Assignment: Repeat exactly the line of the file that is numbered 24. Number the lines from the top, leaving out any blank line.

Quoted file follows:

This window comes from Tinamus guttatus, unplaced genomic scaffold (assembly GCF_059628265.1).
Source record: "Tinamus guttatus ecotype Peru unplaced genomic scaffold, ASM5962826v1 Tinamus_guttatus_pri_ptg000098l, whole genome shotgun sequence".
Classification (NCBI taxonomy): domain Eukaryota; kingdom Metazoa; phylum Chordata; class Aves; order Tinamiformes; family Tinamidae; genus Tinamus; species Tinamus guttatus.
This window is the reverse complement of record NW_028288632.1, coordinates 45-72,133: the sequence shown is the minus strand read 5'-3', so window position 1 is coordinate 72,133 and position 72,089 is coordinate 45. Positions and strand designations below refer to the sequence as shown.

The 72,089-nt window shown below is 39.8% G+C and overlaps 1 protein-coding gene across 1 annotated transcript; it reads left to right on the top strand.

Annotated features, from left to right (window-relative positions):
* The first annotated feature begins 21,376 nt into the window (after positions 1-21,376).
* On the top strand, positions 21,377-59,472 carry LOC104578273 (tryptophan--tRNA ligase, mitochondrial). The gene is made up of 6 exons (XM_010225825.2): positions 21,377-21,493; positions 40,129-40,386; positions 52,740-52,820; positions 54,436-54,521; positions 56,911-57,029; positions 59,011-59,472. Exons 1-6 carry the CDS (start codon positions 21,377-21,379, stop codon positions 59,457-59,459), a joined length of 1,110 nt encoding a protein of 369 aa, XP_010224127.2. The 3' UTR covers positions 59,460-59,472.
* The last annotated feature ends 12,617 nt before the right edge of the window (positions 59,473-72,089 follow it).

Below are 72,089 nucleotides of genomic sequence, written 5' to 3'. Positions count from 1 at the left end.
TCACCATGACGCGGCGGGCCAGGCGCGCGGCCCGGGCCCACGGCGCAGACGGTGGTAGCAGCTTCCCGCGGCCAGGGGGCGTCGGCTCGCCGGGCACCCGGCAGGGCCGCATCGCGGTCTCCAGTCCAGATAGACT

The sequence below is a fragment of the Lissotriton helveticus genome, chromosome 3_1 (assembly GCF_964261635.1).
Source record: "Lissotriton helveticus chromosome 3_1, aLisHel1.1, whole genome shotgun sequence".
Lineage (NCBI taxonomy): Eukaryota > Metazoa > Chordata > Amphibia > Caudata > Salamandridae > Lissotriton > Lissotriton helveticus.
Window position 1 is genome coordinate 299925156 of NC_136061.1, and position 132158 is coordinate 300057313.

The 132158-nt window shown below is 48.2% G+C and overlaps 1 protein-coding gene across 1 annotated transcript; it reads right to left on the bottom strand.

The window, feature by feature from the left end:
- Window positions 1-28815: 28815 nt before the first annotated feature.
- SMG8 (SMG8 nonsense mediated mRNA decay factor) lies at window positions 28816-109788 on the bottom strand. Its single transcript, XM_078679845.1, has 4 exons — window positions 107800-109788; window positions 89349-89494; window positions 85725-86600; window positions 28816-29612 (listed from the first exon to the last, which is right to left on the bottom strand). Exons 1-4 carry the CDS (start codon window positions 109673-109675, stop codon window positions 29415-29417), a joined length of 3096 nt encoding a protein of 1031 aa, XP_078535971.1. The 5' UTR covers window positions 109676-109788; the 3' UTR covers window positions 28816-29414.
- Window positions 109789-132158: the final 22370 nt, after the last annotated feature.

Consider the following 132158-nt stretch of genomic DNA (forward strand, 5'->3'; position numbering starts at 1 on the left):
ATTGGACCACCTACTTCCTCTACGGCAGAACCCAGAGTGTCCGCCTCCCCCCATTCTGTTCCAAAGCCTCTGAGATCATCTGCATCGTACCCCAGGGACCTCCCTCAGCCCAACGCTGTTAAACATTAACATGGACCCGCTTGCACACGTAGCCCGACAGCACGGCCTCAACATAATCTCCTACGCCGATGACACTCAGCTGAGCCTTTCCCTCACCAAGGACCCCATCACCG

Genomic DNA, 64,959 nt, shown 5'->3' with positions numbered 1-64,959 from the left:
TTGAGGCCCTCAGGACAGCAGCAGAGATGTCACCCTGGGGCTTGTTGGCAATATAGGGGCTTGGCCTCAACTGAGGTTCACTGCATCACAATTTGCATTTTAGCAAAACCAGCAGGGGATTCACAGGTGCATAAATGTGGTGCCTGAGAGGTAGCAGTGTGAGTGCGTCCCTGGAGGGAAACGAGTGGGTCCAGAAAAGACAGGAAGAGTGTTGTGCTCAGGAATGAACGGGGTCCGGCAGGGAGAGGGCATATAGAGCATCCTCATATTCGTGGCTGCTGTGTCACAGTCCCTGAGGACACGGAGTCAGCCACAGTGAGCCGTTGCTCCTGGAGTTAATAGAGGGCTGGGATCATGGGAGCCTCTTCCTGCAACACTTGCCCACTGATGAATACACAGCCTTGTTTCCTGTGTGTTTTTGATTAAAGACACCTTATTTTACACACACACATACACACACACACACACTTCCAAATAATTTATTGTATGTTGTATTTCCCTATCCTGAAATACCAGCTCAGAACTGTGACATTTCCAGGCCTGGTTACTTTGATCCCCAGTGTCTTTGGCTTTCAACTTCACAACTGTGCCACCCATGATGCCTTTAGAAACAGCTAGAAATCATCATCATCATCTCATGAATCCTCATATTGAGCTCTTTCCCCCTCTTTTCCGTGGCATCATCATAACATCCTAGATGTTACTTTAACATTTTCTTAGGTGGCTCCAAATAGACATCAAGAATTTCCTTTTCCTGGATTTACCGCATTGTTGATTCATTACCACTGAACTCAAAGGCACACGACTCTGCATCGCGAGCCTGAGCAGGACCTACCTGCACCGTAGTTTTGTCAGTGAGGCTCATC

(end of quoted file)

TTGAGGCCCTCAGGACAGCAGCAGAGATGTCACCCTGGGGCTTGTTGGCAATATAGGGGCTTGGCCTCAACTGAGGTTCACTGCATCACAATTTGCATTTTAGCAAAACCAGCAGGGGATTCACAGGTGCATAAATGTGGTGCCTGAGAGGTAGCAGTGTGAGTGCGTCCCTGGAGGGAAACGAGTGGGTCCAGAAAAGACAGGAAGAGTGTTGTGCTCAGGAATGAACGGGGTCCGGCAGGGAGAGGGCATATAGAGCATCCTCATATTCGTGGCTGCTGTGTCACAGTCCCTGAGGACACGGAGTCAGCCACAGTGAGCCGTTGCTCCTGGAGTTAATAGAGGGCTGGGATCATGGGAGCCTCTTCCTGCAACACTTGCCCACTGATGAATACACAGCCTTGTTTCCTGTGTGTTTTTGATTAAAGACACCTTATTTTACACACACACATACACACACACACACACTTCCAAATAATTTATTGTATGTTGTATTTCCCTATCCTGAAATACCAGCTCAGAACTGTGACATTTCCAGGCCTGGTTACTTTGATCCCCAGTGTCTTTGGCTTTCAACTTCACAACTGTGCCACCCATGATGCCTTTAGAAACAGCTAGAAATCATCATCATCATCTCATGAATCCTCATATTGAGCTCTTTCCCCCTCTTTTCCGTGGCATCATCATAACATCCTAGATGTTACTTTAACATTTTCTTAGGTGGCTCCAAATAGACATCAAGAATTTCCTTTTCCTGGATTTACCGCATTGTTGATTCATTACCACTGAACTCAAAGGCACACGACTCTGCATCGCGAGCCTGAGCAGGACCTACCTGCACCGTAGTTTTGTCAGTGAGGCTCATC